Medium sustainability in manufacturing job base

Profitability loss in small and medium-sized enterprises, where deregulatory mechanisms hit hardest

The creation of unrestricted part-time jobs

A brief outline of German international relations and the burgeoning move towards deregulation in varying scope

Germany is the world’s third-largest economy, but it nonetheless lags in last place in the European Union for growth. Within the growing pressures of cost-cutting and greater diversity within sectors, globalization has pressed Germany into a more flexible model for labour than most may recognize. Many economists, including the IMF and the World Bank, state that a more flexible model will propel Germany into higher ranks internationally for economic growth.

In specific regard to international relations, Germany has also taken a more flexible stance, often outsourcing much of its heavy manufacturing industry labour to other nations. Many analysts of social and microeconomics feel that this move towards outsourcing multiple processes in the mechanical and electrical machinery manufacturing has actually harmed German workers, and only benefited top companies in the nation. An ILO report in Germany stated that the surge in labour market flexibility had “benefited business, contributed to productive rise, and reduced the wage share of costs.”

The following sections will outline some of the subtler aspects of this move towards flexibility in a functional, numerical, temporal and financial scope.

Functional flexibility, or the diversification of employee tasks within a company, mainly reflects a managerial and worker-training shift within the organization. A flexible firm is one that can maintain workers whose possess integrated skills to perform the needs of the central tasks of the company. Oftentimes, this can be achieved through the use of outsourcing. In a recent study on German call-centers, there was a 60% rate of outsourcing, as compared to only 27% in the Netherlands. This is one example of functional flexibility.

Numerical flexibility can be thought of as a waiting storehouse of workers in unsecured jobs that can be hired and fired easily. Such an increase in numerical flexibility in Germany has created a surge of new types of labour, including temporal flexibility through things like temporary jobs, part-time work, self-employed and freelance workers, as well as subcontractors and outsourcers, etc. And while the Germans have had an increase in numerical flexibility (4.1%), it is still lower than in other countries such as the Netherlands (34%). Part-time and temporal work flexibility is also used in the majority of firms, yet still Germany has a lower rate (40%) than other E.U. countries. It is important to mention that numerically flexible manpower planning has never been an important factor in German labour market, with a high-value being placed on the social welfare and long-term relationships.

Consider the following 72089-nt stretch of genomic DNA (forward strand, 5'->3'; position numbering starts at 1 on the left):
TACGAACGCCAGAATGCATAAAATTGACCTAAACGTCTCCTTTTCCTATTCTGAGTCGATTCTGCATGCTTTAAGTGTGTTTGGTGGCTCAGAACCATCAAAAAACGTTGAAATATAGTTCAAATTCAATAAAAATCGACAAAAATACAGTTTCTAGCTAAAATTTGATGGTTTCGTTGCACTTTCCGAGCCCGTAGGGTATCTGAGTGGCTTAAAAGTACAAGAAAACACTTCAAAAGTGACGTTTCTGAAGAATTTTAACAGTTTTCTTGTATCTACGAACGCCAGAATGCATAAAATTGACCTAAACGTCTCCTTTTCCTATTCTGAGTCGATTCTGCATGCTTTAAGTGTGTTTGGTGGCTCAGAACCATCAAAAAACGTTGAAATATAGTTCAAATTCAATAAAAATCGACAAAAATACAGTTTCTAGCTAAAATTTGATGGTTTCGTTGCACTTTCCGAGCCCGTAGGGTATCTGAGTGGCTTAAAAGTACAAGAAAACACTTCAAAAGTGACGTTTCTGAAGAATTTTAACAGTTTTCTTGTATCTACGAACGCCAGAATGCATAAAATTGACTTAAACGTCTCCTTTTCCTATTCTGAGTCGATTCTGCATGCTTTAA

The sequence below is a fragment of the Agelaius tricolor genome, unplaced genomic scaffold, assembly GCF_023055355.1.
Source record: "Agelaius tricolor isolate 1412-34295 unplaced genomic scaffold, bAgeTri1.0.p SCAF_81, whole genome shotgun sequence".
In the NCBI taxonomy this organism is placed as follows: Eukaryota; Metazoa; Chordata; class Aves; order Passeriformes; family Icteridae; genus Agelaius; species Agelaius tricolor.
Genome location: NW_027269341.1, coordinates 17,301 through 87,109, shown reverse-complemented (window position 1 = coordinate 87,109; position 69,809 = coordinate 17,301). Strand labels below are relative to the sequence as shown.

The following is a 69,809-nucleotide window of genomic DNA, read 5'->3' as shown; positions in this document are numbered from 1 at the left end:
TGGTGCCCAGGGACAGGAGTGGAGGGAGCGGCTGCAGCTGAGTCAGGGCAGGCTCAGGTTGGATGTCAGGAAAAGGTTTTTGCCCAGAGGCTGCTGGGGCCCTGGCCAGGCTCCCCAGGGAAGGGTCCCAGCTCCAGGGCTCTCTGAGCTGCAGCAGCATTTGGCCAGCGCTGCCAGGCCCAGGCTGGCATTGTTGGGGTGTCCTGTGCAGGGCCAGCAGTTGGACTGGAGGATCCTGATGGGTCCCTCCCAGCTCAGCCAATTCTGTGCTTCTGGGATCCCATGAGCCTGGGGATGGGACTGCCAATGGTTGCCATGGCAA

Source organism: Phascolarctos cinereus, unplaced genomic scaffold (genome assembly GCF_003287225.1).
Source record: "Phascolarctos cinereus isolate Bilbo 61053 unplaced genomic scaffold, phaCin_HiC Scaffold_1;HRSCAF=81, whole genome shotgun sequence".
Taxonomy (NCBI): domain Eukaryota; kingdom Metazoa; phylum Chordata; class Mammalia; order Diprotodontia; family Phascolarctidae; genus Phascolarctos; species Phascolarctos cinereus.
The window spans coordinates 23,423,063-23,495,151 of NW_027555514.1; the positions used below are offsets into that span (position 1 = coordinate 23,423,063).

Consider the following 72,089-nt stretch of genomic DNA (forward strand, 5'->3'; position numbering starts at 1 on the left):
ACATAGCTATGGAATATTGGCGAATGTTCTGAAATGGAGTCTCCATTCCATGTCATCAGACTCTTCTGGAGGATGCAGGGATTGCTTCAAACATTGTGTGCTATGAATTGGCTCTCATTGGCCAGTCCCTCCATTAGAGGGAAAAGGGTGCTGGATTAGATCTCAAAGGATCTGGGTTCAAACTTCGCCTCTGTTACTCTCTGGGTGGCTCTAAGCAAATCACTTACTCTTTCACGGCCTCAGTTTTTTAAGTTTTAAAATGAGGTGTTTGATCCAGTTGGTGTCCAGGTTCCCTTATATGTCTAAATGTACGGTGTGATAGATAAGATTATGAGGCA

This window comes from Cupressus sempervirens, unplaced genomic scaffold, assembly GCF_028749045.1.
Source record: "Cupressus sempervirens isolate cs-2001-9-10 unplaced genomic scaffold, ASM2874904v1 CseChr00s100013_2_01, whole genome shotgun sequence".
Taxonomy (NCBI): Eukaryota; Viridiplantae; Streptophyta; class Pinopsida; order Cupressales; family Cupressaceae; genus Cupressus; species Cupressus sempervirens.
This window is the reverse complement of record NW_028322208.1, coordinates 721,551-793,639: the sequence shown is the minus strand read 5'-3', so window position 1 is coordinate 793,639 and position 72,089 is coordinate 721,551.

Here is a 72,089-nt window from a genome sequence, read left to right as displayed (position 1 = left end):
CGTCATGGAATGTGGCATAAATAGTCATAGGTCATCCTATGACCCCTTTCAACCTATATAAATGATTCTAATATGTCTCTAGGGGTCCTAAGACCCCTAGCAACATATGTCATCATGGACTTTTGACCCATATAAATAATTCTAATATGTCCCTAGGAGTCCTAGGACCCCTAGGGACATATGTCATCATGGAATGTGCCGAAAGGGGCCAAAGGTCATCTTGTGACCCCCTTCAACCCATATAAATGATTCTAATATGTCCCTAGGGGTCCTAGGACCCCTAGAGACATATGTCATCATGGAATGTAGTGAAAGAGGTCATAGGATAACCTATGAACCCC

Financial, or wage flexibility, refers to the differing amounts of pay received by various workers within an organization. This is enacted through rate-for-the-job systems, assessment based pay systems, or individual performance wages. This is a phenomenon new to the German system, and has slowly been implemented in the manufacturing and machinery sections of industry despite criticism from specialized workers groups.

Case example: the effects of labour flexibility at the micro-level of the information “digital divide”

This document has highlighted on some of the more general features and characteristics of the German labour market. This section will now overview a case example as to the actual effects of such reforms at a more micro-socionomic level such as the use of digital information technology within the labour market.

Flexibility within a free-market economy is a value-laden theoretical premise, loosely connected to innovation, competition and material success. However, this paradigm of economic organization is not inextricably linked to positive socio-economic development in many senses (Benner 2002). A recent study from the Darmstadt University of Technology in Germany States that, “ Frequently there are only short-termed motives for profit or institutional and legal frameworks that constitute flexible employment. In those cases it does not support innovation, but rather undermines success and causes inequalities, especially, if one focuses on the impacts on employees, negative aspects of flexible labor can be observed” (Benner 2002, 83).

The digital-divide and the success of Internet usage within the context of human resource management have spurred much debate within the area of labour flexibility. Deregulation has allowed the furtherance of part-time work from an Internet-based paradigm, and a clear correlation can be seen in the relationship of Internet use with household income. In Germany, only 30% of households with less than 1000 Euros income use the Internet, whereas as much as 78% households with an income of 3000 Euros and more are online.[1]

Klug (2006) states:

These findings emphasize a reinforcement of digital divide and social divide within Germany. The labor markets of the United Kingdom and the Netherlands stand for rather flexible labor markets and both have a high intensity of using the computer at work, whereas in Germany – with an assumed inflexible labor market – this intensity is rather low. This indicates that greater labor market flexibility means higher intensity of computer use at work in a country and vice versa. Greater social divide (high flexibility) would then mean less digital divide. That points out that there might be two dimensions of the “divide-cycle” – a macro and a micro level dimension – with opposed correlations.